Living with epidermolysis bullosa


Epidermolysis bullosa is a group of rare diseases that cause fragile, blistering skin. The blisters may appear in response to minor injury, even from heat, rubbing, scratching or adhesive tape. In severe cases, the blisters may occur inside the body, such as the lining of the mouth or the stomach.

Most types of epidermolysis bullosa are inherited. The condition usually shows up in infancy or early childhood. Some people don’t develop signs and symptoms until adolescence or early adulthood.

Epidermolysis bullosa has no cure, though mild forms may improve with age. Treatment focuses on caring for blisters and preventing new ones.

Symptoms

Epidermolysis bullosa signs and symptoms vary depending on type. They include:

  • Fragile skin that blisters easily, especially on the hands and feet
  • Nails that are thick or don’t form
  • Blisters inside the mouth and throat
  • Thickened skin on the palms and soles of the feet
  • Scalp blistering, scarring and hair loss (scarring alopecia)
  • Thin-appearing skin (atrophic scarring)
  • Tiny white skin bumps or pimples (milia)
  • Dental problems, such as tooth decay from poorly formed enamel
  • Difficulty swallowing (dysphagia)
  • Itchy, painful skin

Epidermolysis bullosa blisters may not appear until a toddler first begins to walk or until an older child begins new physical activities that trigger more intense friction on the feet.

Causes

Epidermolysis bullosa is usually inherited. The disease gene may be passed on from one parent who has the disease (autosomal dominant inheritance). Or it may be passed on from both parents (autosomal recessive inheritance) or arise as a new mutation in the affected person that can be passed on.

Autosomal dominant inheritance pattern : In an autosomal dominant disorder, the mutated gene is a dominant gene located on one of the nonsex chromosomes (autosomes). You need only one mutated gene to be affected by this type of disorder. A person with an autosomal dominant disorder — in this case, the father — has a 50 percent chance of having an affected child with one mutated gene (dominant gene) and a 50 percent chance of having an unaffected child with two normal genes (recessive genes). Via: mayoclinic.org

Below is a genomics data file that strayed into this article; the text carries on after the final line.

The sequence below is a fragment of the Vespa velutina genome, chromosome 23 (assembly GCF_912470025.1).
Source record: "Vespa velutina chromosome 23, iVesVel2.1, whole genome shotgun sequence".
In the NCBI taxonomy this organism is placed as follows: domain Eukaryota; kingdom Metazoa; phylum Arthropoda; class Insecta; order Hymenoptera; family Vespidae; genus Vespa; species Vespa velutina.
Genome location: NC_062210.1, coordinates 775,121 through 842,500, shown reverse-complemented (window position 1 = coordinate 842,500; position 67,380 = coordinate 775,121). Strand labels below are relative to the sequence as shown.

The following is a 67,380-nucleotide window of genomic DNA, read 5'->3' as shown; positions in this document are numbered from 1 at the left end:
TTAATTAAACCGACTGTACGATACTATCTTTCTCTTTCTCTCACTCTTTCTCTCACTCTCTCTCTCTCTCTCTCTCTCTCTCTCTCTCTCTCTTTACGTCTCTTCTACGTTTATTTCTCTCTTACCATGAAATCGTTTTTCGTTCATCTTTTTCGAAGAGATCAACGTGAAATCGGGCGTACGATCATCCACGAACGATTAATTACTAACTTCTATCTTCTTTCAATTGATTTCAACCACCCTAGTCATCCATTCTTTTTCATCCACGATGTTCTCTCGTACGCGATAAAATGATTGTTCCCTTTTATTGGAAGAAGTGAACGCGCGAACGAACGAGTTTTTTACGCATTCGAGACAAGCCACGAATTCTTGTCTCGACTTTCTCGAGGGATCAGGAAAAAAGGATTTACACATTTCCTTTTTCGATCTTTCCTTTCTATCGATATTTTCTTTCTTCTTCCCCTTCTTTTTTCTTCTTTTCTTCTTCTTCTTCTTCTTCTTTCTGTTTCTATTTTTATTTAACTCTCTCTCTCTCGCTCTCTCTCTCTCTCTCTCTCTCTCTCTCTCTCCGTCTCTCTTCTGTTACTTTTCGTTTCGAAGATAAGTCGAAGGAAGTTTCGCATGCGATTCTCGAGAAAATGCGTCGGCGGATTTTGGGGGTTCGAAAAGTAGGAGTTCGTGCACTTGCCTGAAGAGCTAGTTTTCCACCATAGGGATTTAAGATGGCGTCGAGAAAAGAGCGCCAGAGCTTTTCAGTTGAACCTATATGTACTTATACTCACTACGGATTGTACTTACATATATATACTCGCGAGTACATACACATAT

Autosomal recessive inheritance pattern : To have an autosomal recessive disorder, you inherit two mutated genes, one from each parent. These disorders are usually passed on by two carriers. Their health is rarely affected, but they have one mutated gene (recessive gene) and one normal gene (dominant gene) for the condition. With each pregnancy, two carriers have a 25 percent chance of having an unaffected child with two normal genes (left), a 50 percent chance of having an unaffected child who is also a carrier (middle), and a 25 percent chance of having an affected child with two recessive genes (right).Via: mayoclinic.org

The skin is made up of an outer layer (epidermis) and an underlying layer (dermis). The area where the layers meet is called the basement membrane. The various types of epidermolysis bullosa are largely defined by which layer the blisters form in.

The main types of epidermolysis bullosa are:

  • Epidermolysis bullosa simplex. This is the most common form. It develops in the outer layer of skin and mainly affects the palms and the feet. The blisters usually heal without scarring.
  • Junctional epidermolysis bullosa. This type may be severe, with blisters beginning in infancy. A baby with this condition may develop a hoarse-sounding cry from continual blistering and scarring of the vocal cords.
  • Dystrophic epidermolysis bullosa. This type is related to a flaw in the gene that helps produce a type of collagen that provides strength to the pig-skinlike dermis layer of the skin. If this substance is missing or doesn’t function, the layers of the skin won’t join properly.

[Via: mayoclinic.org]

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